Introducing Educational Technology into the Higher Education Environment: A Professional Development Framework

Introducing Educational Technology into the Higher Education Environment: A Professional Development Framework

Linda Van Ryneveld (University of Pretoria, South Africa)
DOI: 10.4018/978-1-4666-9471-2.ch008
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Abstract

Over the past decade or two advancements in educational technology have taken place so swiftly that it threatens to revolutionize the education system. This phenomena seem to drive higher education institutions to respond with costly roll out plans that bring state of the art computing hard- and software, together with other highly specialized educational technologies, to their campuses. The dilemma is that these investments in educational technology are often made in isolation, without consideration for imperative aspects such as professional development. To progress, educators need to acquire the skills, knowledge and attitudes necessary to make optimal use of the technology. This can be achieved, among other, by means of well-structured professional development programmes. In this chapter the author explores the role of educational technology in higher education and establishes the need for capacity building by means of carefully designed professional development programmes. It furthermore suggests an alternative professional development framework.
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Introduction

Over the past decade or two advancements in educational technology have taken place so swiftly that it threatens to revolutionize the education system (Quinn, 2003). This phenomena seem to drive higher education institutions to respond with costly roll out plans that bring state of the art computing hard- and software, together with other highly specialized educational technologies, to their campuses. The dilemma is that these investments in educational technology are often made in isolation, without consideration for imperative aspects such as professional development (Tlhoaele & Van Ryneveld, 2007).

Cuban (2001) makes a strong case when he argues that the mere fact that educational technologies are available, does not, by itself, change the educational practices inherent in an institution. In fact, there is little conclusive evidence that investments in hard- and software alone, make any significant difference in the teaching and learning practices of Universities. To progress, educators need to acquire the skills, knowledge and attitudes necessary to make optimal use of the technology. This can be achieved, among other, by means of well-structured professional development programmes.

In order to teach effectively in the current networked educational environment, educators require applied knowledge, coupled with a functional awareness of the potential of the various technologies. They need a sound educational foundation, as well as practical skills to meaningfully integrate the technology into their learning programmes. Ignoring the need for professional development may therefore come at a high cost for institutions that expect a return on their initial investment in educational technologies. The anticipated results are unlikely to materialise without the proper empowerment of staff.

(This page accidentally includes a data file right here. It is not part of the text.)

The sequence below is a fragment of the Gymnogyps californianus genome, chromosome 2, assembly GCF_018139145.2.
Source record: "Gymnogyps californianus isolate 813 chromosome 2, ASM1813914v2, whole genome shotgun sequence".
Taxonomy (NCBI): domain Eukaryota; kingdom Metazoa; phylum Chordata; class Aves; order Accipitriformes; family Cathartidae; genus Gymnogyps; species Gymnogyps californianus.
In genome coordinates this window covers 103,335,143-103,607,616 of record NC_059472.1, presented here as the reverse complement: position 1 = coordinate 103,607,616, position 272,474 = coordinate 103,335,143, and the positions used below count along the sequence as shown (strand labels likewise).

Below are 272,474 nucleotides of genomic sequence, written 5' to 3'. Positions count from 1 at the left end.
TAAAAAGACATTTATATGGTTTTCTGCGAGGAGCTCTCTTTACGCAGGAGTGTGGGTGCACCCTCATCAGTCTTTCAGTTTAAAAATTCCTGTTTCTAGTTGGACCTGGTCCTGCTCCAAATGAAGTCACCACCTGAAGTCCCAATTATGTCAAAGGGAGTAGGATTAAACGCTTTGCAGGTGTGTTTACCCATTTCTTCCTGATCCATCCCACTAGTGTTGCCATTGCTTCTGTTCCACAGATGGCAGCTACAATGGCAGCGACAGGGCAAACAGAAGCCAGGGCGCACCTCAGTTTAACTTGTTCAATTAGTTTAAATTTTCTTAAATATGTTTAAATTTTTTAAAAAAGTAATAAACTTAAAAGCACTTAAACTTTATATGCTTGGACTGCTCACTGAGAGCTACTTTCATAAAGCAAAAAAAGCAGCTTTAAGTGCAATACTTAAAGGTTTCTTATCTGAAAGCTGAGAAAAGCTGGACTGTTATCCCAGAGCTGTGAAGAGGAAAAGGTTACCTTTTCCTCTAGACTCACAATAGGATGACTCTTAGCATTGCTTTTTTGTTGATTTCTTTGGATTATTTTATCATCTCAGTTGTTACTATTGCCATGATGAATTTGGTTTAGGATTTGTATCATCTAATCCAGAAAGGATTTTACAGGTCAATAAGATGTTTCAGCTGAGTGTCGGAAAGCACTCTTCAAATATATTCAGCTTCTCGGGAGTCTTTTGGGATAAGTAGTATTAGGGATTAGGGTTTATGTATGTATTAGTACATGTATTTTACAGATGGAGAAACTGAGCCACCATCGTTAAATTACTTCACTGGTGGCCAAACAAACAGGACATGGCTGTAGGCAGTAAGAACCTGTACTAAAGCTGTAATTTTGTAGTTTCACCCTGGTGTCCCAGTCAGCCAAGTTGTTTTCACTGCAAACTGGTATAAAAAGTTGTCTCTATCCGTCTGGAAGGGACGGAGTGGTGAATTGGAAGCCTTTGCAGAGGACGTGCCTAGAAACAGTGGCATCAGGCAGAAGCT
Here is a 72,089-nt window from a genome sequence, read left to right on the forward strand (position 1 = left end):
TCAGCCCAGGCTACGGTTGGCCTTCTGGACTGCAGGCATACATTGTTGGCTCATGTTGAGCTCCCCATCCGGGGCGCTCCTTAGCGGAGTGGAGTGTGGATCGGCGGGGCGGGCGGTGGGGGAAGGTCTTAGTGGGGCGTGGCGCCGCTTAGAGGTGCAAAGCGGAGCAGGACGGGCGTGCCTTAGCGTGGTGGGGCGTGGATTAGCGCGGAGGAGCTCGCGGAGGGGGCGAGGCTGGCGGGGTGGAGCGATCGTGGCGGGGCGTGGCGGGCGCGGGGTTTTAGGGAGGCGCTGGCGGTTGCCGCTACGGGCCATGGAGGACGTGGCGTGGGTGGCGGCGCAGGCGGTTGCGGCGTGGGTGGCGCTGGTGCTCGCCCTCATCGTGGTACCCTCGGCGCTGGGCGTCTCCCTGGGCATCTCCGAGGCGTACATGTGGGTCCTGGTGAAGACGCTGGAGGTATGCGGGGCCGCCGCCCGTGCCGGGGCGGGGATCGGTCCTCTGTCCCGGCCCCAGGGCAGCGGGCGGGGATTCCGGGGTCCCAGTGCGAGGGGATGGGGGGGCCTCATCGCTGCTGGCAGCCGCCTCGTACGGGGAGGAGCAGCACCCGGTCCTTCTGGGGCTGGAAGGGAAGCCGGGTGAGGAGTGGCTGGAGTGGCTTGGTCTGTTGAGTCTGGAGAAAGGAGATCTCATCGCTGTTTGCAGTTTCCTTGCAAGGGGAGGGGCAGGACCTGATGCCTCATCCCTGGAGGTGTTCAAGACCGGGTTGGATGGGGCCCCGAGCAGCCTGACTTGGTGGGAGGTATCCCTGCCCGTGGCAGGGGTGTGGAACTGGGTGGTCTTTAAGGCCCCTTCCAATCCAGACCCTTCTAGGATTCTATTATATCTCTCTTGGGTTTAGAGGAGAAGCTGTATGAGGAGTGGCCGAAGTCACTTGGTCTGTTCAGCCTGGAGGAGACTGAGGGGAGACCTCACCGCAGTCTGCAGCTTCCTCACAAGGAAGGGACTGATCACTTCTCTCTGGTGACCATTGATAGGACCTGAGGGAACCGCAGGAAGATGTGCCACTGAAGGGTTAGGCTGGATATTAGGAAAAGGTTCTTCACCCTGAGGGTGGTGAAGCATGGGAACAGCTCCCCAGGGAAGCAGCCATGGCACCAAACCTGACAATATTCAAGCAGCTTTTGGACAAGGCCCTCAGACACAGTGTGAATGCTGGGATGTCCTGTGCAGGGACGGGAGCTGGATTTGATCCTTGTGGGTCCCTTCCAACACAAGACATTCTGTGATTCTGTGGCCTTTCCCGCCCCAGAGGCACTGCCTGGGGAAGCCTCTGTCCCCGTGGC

As a result of this threat, some institutions do, in fact, launch impressive training programmes which normally take the form of a series of workshops and seminars scheduled throughout the academic year. The effectiveness and value of such a decontextualised approach is questionable with practitioners labelling them as ‘hit-and-run’ (Darling-Hammond and Ball, 1997), or ‘learning-where-to-click’ workshops (Greyling, 2007) and ‘button pushing clinics’ (Carlson, 2002).

This chapter first explores the role of educational technology in higher education and establishes the need for capacity building by means of carefully designed professional development programmes. It highlights the outdated elements of the workshop approach and suggests an alternative professional development framework. The chapter concludes with a summary of lessons learnt and recommendations for professional development practice aimed at integrating technology into higher education.

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Teaching And Learning With Technology At A University Of Technology

At one of the prominent Universities of Technology (UoT) in South Africa, a variety of educational technologies was introduced over time, with the aim to improve student success rates and to address challenges that surfaced due to abnormally lage classes. In some cases, educational technology was brought in to address quality assurance issues, for example, standardising the teaching of similar courses across geographically dispersed campuses. Online tutorials, simulations and drills were introduced to provide additional support to underprepared learners, whilst online assessment opportunities were utilised by lecturers for continuous and formative assessment purposes.

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